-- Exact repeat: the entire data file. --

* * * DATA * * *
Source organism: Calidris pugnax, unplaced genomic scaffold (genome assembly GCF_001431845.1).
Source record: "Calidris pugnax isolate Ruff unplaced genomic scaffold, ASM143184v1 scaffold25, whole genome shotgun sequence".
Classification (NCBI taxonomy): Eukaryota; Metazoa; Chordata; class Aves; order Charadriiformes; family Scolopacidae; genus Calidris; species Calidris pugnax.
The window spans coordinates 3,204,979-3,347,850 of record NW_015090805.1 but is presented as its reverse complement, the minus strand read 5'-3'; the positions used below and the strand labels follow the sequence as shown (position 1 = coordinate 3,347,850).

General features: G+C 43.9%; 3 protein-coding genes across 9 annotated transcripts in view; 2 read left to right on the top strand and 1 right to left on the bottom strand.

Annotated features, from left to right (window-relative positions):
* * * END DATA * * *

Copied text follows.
Source organism: Calidris pugnax, unplaced genomic scaffold (genome assembly GCF_001431845.1).
Source record: "Calidris pugnax isolate Ruff unplaced genomic scaffold, ASM143184v1 scaffold25, whole genome shotgun sequence".
Classification (NCBI taxonomy): Eukaryota; Metazoa; Chordata; class Aves; order Charadriiformes; family Scolopacidae; genus Calidris; species Calidris pugnax.
The window spans coordinates 3,204,979-3,347,850 of record NW_015090805.1 but is presented as its reverse complement, the minus strand read 5'-3'; the positions used below and the strand labels follow the sequence as shown (position 1 = coordinate 3,347,850).

General features: G+C 43.9%; 3 protein-coding genes across 9 annotated transcripts in view; 2 read left to right on the top strand and 1 right to left on the bottom strand.

Annotated features, from left to right (window-relative positions):